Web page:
The GAZE LGBT Film Festival returns this month with another packed line-up of International and Irish films, and guest filmmakers taking part in the festival which runs from 1st – 5th August 2019 at Light House Cinema, Smithfield. Numerous filmmakers will be discussing their work and meeting audiences during Q&As after screenings of films that explore a diverse range of subjects, styles and stories.
With so much choice its hard to know where to start, so we asked GAZE festival programmer Roisin Geraghty for her top picks to make it easier to choose what to see amongst the jam packed program.
THE BLOND ONE
Subtle, sexy and totally sublime, Argentina’s THE BLOND ONE quietly and realistically brings to life lust, longing and the politics of the power dynamic in a clandestine relationship between two men. The film is featured as part of the GAZE 2019 Spotlight on Queer Latin Cinema, which celebrates the incredible documentary and fiction filmmaking from the region, through scathing critiques of homophobia, social realist drama and stunning films that capture the wide spectrum of LGBT life.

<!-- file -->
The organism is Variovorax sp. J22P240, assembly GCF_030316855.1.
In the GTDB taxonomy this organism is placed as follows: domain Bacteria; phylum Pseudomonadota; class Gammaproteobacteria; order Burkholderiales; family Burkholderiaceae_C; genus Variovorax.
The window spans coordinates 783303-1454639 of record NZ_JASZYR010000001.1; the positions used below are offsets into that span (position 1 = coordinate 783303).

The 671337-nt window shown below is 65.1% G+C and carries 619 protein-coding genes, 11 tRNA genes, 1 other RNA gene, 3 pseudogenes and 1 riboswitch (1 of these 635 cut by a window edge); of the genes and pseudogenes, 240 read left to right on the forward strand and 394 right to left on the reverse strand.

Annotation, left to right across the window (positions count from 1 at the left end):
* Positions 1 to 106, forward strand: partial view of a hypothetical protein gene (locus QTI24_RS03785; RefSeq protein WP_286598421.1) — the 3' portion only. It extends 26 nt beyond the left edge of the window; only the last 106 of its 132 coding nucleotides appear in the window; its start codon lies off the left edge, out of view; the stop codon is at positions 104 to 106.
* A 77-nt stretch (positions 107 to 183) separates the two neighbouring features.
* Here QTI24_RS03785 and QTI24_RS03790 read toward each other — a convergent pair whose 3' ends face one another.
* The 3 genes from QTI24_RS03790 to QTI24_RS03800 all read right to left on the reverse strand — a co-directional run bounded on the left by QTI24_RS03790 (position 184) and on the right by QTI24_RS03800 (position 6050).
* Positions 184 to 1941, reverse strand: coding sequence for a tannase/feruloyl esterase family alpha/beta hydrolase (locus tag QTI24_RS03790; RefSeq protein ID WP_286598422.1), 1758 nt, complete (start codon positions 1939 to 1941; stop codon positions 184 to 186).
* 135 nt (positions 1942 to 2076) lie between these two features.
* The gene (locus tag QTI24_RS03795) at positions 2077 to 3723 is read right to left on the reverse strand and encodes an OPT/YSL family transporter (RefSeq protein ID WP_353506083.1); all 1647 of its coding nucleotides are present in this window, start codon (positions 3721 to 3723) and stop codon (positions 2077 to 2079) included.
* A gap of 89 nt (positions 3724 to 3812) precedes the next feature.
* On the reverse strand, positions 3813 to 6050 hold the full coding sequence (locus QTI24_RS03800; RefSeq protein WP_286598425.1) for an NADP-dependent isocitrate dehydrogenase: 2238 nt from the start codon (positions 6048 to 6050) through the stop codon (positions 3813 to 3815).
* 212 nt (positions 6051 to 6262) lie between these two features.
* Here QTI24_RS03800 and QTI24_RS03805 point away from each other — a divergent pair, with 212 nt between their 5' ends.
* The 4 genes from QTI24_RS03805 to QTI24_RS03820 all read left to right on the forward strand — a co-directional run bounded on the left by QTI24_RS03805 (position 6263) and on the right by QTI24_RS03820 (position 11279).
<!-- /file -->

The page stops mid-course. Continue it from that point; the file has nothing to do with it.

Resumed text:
JULES OF LIGHT + DARK
Fresh from its Best US Narrative Feature accolade at Outfest in LA (one of the largest LGBT Film Festivals in the world) and a personal highlight for me from this year’s GAZE programme, Jules of Light & Dark is a beautiful nuanced indie drama about two lost souls; kindred spirits whose unlikely relationship helps them both to connect with parts of themselves previously hidden, and accept themselves for who they truly are.
KNIFE + HEART
Knife + Heart is a strangely perfect meld of tongue in cheek camp and serial killer slasher gore, set against the backdrop of the 1970’s gay porn scene, and starring Vanessa Paradais – as ridiculously amazing as it sounds!
DIFFERENT FROM THE OTHERS
To celebrate the 100th anniversary of Different from the Others, GAZE is thrilled to be presenting this classic silent film of the Weimar era with live improvised score. Once thought destroyed by the Nazi’s during WWII, the film was recovered and restored decades later, and is considered to be the first moving image depiction of a gay relationship on screen.
Consequences is a brutal and incredibly visceral account of toxic masculinity and manipulation, and an unlikely portrait of queer youth in Slovenia. It is intense, powerful and erotic, delicately depicting it’s extreme subject matter in an honest and incredibly realistic way, and is one of the strongest foreign language dramas I have seen this year.